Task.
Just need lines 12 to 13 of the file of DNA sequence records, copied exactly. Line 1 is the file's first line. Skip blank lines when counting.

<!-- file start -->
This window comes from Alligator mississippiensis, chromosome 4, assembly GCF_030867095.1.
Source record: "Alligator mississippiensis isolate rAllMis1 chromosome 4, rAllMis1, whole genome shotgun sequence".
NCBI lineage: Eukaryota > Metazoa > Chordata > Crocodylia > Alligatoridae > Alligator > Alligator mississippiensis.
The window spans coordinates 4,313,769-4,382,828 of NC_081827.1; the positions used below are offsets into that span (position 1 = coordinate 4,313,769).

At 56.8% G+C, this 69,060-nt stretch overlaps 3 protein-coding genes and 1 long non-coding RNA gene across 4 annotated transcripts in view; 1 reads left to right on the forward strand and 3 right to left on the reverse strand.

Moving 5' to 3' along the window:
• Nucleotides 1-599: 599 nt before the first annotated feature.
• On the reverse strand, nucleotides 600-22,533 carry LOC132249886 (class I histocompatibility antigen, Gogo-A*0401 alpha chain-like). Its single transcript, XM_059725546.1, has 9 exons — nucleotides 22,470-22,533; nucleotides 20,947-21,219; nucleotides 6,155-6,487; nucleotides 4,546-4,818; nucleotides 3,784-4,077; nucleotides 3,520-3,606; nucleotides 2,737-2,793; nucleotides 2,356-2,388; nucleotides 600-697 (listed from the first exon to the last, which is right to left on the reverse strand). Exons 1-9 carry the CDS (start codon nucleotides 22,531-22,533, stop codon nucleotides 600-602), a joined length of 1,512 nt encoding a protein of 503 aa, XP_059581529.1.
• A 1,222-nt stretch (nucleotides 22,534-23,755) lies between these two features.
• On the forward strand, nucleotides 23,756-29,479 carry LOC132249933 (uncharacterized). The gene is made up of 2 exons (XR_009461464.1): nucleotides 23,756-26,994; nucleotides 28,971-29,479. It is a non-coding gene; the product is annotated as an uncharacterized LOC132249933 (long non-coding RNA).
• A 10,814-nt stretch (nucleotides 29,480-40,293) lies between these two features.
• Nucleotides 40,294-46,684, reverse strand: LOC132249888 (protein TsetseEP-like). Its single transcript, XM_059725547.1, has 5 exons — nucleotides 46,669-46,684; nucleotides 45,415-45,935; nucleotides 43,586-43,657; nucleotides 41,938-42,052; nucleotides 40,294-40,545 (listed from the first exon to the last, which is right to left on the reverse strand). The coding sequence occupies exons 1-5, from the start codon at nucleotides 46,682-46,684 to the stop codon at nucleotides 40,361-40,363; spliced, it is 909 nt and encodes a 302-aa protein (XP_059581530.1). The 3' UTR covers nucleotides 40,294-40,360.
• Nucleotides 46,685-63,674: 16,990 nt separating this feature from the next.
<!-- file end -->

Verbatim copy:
• Nucleotides 40,294-46,684, reverse strand: LOC132249888 (protein TsetseEP-like). Its single transcript, XM_059725547.1, has 5 exons — nucleotides 46,669-46,684; nucleotides 45,415-45,935; nucleotides 43,586-43,657; nucleotides 41,938-42,052; nucleotides 40,294-40,545 (listed from the first exon to the last, which is right to left on the reverse strand). The coding sequence occupies exons 1-5, from the start codon at nucleotides 46,682-46,684 to the stop codon at nucleotides 40,361-40,363; spliced, it is 909 nt and encodes a 302-aa protein (XP_059581530.1). The 3' UTR covers nucleotides 40,294-40,360.
• Nucleotides 46,685-63,674: 16,990 nt separating this feature from the next.